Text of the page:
“You’re not afraid to love them. You’re not afraid to see them as people. You feel the Lord’s tug on your heart to reach out to them just as He would do. And you want desperately in your heart to give them hope to know that it doesn’t have to continue—to know that they can get clean, that there is help there.”
It thrills Berry to see people walk in freedom. On a recent G.R.O.W. visit, she listened as one addicted woman shared how she had just kicked out her also-addicted daughter. The mom was ready for a change; her daughter wasn’t. Mom was on her way to treatment.
On another outing, Berry met a young man who asked for one of those G.R.O.W. info bags so he’d be ready. His dad, he said, is addicted.
“He took it for him to learn and to have emergency numbers to know what to do,” Berry said. “We were so proud of him.”
‘This Ain’t No Game’
Responses are always mixed on G.R.O.W. calls. Sometimes people see the sheriff’s badge and run out the back door. Other times, they simply slide open an upstairs window to say someone doesn’t live there anymore. But an open door can lead to a relationship, and maybe an alternate ending for someone suffering from opioid addiction.
That’s what peer support specialist Scotty Mays is always working toward. Two-and-a-half years clean, Mays began his struggles with addiction after a childhood pierced by abuse and trauma. He got so far in the ditch that he even considered ending it all. He remembers clearly standing on a park bench one Sunday morning with a noose around his neck. Before he could take that final step, his cellphone rang. An old friend was calling out of the blue to see if Mays wanted to go to church with him.
Mays threw the rope away and joined his friend. The days that followed weren’t easy, but Mays ultimately found support through one of the sheriff’s Town Hall meetings. He stood up, teary eyed and asked for help. After he got clean, he joined the opioid fight as a peer counselor. His track record, which included some jail time in 2012, has only enhanced his ability to relate to people walking the same road.
That was the case during a recent G.R.O.W. follow-up call. Mays could relate to one gentleman who was just exhausted by the cycle of addiction. The Dayton resident had barely opened the screen door when Drug-Free Coalition Chairman Bruce Langos, wearing a badge, made the initial knock. But he warmed up as Mays kindly chatted with the gentleman about his life, his struggles. The conversation didn’t get far before Mays got to the heart of the matter.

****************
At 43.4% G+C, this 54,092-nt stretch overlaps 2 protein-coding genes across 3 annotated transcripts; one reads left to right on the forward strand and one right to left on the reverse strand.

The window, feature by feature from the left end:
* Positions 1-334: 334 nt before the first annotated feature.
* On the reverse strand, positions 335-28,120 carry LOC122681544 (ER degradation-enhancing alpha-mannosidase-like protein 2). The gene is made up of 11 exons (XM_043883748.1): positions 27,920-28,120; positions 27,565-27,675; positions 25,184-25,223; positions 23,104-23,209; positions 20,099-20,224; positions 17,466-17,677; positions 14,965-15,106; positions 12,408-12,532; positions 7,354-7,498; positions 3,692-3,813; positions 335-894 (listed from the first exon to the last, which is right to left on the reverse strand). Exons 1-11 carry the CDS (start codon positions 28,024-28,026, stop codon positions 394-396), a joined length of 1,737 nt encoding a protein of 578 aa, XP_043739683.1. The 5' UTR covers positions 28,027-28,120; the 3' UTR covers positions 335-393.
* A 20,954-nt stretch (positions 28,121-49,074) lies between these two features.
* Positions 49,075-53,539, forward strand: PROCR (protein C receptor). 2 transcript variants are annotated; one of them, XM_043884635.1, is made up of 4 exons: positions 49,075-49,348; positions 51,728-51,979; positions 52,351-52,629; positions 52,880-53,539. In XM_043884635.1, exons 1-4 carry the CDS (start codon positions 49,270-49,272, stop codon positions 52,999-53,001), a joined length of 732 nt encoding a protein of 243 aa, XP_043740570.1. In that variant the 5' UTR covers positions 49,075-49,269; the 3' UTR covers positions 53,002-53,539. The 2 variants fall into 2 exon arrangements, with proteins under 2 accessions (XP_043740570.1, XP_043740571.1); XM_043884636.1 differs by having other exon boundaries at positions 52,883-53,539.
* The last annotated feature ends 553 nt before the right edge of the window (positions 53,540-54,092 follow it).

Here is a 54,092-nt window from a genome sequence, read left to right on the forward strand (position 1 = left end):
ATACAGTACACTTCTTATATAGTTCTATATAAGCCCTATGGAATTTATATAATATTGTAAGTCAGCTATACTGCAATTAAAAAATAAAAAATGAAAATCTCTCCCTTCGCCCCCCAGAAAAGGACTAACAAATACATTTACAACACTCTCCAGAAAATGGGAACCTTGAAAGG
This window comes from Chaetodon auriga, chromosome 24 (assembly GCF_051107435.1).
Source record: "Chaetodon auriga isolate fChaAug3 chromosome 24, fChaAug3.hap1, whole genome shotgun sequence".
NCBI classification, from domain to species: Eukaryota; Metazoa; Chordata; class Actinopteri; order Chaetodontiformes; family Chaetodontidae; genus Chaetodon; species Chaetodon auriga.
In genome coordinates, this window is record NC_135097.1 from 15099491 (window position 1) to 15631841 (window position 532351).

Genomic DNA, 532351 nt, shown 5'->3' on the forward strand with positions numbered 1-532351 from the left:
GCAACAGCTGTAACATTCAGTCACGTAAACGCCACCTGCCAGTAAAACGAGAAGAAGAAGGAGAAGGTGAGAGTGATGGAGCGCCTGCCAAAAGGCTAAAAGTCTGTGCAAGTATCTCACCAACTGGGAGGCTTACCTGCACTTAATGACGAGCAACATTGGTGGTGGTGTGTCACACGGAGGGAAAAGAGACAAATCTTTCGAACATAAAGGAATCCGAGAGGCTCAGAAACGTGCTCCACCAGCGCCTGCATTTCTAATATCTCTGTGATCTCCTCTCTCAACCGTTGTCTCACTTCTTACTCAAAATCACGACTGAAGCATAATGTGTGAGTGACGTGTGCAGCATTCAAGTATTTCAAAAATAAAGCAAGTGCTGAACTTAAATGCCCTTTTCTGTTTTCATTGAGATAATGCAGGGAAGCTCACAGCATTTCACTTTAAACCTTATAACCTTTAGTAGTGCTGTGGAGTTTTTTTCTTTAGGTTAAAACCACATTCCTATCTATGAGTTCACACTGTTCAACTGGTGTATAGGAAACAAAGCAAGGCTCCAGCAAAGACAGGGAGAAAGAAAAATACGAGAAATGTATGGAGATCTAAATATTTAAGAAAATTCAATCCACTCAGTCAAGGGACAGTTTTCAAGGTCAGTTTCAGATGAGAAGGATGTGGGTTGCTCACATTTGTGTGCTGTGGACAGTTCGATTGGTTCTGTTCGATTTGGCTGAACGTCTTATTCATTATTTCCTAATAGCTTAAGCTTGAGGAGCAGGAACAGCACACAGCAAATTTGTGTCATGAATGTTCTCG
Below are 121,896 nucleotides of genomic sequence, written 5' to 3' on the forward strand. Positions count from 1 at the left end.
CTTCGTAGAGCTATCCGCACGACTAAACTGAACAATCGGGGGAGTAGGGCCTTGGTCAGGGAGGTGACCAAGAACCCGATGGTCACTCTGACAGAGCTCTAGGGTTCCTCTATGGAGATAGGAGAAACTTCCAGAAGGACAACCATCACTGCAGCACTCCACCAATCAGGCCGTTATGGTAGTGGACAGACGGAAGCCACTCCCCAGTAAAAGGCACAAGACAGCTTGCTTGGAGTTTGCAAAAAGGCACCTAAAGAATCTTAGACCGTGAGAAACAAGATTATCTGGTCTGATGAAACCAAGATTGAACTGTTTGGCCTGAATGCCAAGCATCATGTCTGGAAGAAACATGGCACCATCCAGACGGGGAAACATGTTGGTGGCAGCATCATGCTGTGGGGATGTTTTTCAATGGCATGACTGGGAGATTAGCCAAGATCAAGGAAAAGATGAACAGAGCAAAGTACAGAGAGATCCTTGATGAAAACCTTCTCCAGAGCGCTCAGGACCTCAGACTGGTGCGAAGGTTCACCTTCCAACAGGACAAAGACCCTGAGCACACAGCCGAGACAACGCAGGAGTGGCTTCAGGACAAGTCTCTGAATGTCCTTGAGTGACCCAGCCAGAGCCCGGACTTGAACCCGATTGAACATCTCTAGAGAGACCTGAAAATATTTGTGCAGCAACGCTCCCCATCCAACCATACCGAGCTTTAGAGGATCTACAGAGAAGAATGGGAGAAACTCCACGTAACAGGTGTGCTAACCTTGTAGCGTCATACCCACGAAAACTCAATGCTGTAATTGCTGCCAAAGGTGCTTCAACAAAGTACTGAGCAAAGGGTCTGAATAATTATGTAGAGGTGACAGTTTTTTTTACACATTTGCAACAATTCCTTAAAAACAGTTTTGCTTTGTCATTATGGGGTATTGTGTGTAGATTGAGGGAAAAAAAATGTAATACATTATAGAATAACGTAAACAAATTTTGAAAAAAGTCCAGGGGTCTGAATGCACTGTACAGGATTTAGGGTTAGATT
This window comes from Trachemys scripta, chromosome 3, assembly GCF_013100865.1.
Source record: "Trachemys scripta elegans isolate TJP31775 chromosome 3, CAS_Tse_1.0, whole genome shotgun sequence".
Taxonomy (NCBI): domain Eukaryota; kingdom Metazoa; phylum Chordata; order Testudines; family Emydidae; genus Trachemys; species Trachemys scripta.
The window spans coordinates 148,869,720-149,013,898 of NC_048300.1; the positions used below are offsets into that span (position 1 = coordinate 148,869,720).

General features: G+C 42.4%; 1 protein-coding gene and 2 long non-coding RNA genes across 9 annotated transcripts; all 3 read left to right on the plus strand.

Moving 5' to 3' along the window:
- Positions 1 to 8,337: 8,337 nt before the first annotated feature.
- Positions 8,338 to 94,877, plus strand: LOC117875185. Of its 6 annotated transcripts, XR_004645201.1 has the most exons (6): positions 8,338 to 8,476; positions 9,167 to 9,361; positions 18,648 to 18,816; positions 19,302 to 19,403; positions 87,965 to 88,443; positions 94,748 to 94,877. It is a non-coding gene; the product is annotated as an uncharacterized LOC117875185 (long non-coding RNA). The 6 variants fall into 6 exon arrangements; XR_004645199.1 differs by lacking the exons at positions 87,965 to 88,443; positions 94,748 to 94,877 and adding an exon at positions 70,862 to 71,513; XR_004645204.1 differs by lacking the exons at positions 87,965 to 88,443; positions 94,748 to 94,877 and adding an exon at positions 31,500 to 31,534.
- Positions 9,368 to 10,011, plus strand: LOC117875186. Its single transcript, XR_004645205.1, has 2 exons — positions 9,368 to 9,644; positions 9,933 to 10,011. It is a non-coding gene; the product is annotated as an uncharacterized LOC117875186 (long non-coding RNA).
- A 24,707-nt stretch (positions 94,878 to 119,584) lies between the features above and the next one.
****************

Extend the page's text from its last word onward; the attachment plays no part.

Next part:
“It’s going to kill you, man,” Mays said, his voice hoarse, desperate.
He pleaded with the man to consider going to treatment. Right now. Langos stood nearby, ready to take him. But any glimmer of hope extinguished sadly into the man’s deeply lined face. He just wasn’t ready. Mays understood that, too.
“Call me,” Mays pleaded as the man closed the screen door. “This ain’t no game.”
“They say God is love, right?” Mays asked after getting back into Langos’ car. “This is us loving people until they learn to love themselves. This is just a small step because, being quite honest, I couldn’t even look at myself in the mirror.”
“There’s a point where they will probably desire help,” Langos said, noting that peer counselors build relationships better than anybody else. “Ninety percent of the people that I’ve met that have an addiction are the finest people you’d ever want to meet,” he added. “They just fell on hard times or something triggered it.”
About a mile down the road, Langos sat thoughtfully at a red light. His blinker clicked in the background. This is a second life of sorts for Langos. He retired to do this after building up a successful business and selling it. So, he doesn’t think he’s here in this particular role by accident. He believes that God has him and this team here for a reason, and that helps because some days are just hard.
“I think every human being is important to God whether they are believers or not.”
And with that, Langos turned onto the next Dayton street. It’s onto the next visit.
This article is the fifth in an ongoing series about the opioid crisis. Read the first four installments: